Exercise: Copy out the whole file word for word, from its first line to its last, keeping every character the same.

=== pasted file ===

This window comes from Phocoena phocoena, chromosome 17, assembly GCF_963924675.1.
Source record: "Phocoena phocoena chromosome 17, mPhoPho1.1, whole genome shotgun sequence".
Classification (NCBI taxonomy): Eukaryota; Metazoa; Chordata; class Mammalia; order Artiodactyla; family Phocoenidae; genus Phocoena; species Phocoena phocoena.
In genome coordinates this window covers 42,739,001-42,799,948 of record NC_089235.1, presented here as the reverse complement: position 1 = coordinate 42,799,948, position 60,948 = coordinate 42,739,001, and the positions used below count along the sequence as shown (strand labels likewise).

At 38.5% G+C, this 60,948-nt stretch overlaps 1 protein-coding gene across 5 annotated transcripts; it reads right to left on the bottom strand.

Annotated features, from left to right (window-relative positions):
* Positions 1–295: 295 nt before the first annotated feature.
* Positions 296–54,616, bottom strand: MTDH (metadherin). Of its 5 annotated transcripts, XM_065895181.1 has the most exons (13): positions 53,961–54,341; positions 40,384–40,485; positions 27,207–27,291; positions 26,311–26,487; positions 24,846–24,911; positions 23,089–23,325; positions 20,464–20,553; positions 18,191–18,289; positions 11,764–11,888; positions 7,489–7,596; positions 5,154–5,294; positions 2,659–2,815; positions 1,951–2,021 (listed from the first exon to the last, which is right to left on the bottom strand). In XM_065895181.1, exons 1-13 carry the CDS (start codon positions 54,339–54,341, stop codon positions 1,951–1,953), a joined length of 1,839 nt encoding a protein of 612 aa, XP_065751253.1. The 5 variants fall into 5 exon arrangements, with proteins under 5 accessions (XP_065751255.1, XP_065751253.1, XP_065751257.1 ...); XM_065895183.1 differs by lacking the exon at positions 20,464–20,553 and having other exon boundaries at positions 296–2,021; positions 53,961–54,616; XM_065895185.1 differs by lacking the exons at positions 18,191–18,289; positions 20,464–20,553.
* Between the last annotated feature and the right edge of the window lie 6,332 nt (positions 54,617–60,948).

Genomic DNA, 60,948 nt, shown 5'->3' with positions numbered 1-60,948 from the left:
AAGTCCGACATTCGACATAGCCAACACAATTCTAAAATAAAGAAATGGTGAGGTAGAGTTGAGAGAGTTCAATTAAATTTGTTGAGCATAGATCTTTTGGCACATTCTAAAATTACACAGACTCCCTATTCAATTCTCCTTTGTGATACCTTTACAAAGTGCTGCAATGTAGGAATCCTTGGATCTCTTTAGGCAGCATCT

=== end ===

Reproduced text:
This window comes from Phocoena phocoena, chromosome 17, assembly GCF_963924675.1.
Source record: "Phocoena phocoena chromosome 17, mPhoPho1.1, whole genome shotgun sequence".
Classification (NCBI taxonomy): Eukaryota; Metazoa; Chordata; class Mammalia; order Artiodactyla; family Phocoenidae; genus Phocoena; species Phocoena phocoena.
In genome coordinates this window covers 42,739,001-42,799,948 of record NC_089235.1, presented here as the reverse complement: position 1 = coordinate 42,799,948, position 60,948 = coordinate 42,739,001, and the positions used below count along the sequence as shown (strand labels likewise).

At 38.5% G+C, this 60,948-nt stretch overlaps 1 protein-coding gene across 5 annotated transcripts; it reads right to left on the bottom strand.

Annotated features, from left to right (window-relative positions):
* Positions 1–295: 295 nt before the first annotated feature.
* Positions 296–54,616, bottom strand: MTDH (metadherin). Of its 5 annotated transcripts, XM_065895181.1 has the most exons (13): positions 53,961–54,341; positions 40,384–40,485; positions 27,207–27,291; positions 26,311–26,487; positions 24,846–24,911; positions 23,089–23,325; positions 20,464–20,553; positions 18,191–18,289; positions 11,764–11,888; positions 7,489–7,596; positions 5,154–5,294; positions 2,659–2,815; positions 1,951–2,021 (listed from the first exon to the last, which is right to left on the bottom strand). In XM_065895181.1, exons 1-13 carry the CDS (start codon positions 54,339–54,341, stop codon positions 1,951–1,953), a joined length of 1,839 nt encoding a protein of 612 aa, XP_065751253.1. The 5 variants fall into 5 exon arrangements, with proteins under 5 accessions (XP_065751255.1, XP_065751253.1, XP_065751257.1 ...); XM_065895183.1 differs by lacking the exon at positions 20,464–20,553 and having other exon boundaries at positions 296–2,021; positions 53,961–54,616; XM_065895185.1 differs by lacking the exons at positions 18,191–18,289; positions 20,464–20,553.
* Between the last annotated feature and the right edge of the window lie 6,332 nt (positions 54,617–60,948).

Genomic DNA, 60,948 nt, shown 5'->3' with positions numbered 1-60,948 from the left:
AAGTCCGACATTCGACATAGCCAACACAATTCTAAAATAAAGAAATGGTGAGGTAGAGTTGAGAGAGTTCAATTAAATTTGTTGAGCATAGATCTTTTGGCACATTCTAAAATTACACAGACTCCCTATTCAATTCTCCTTTGTGATACCTTTACAAAGTGCTGCAATGTAGGAATCCTTGGATCTCTTTAGGCAGCATCT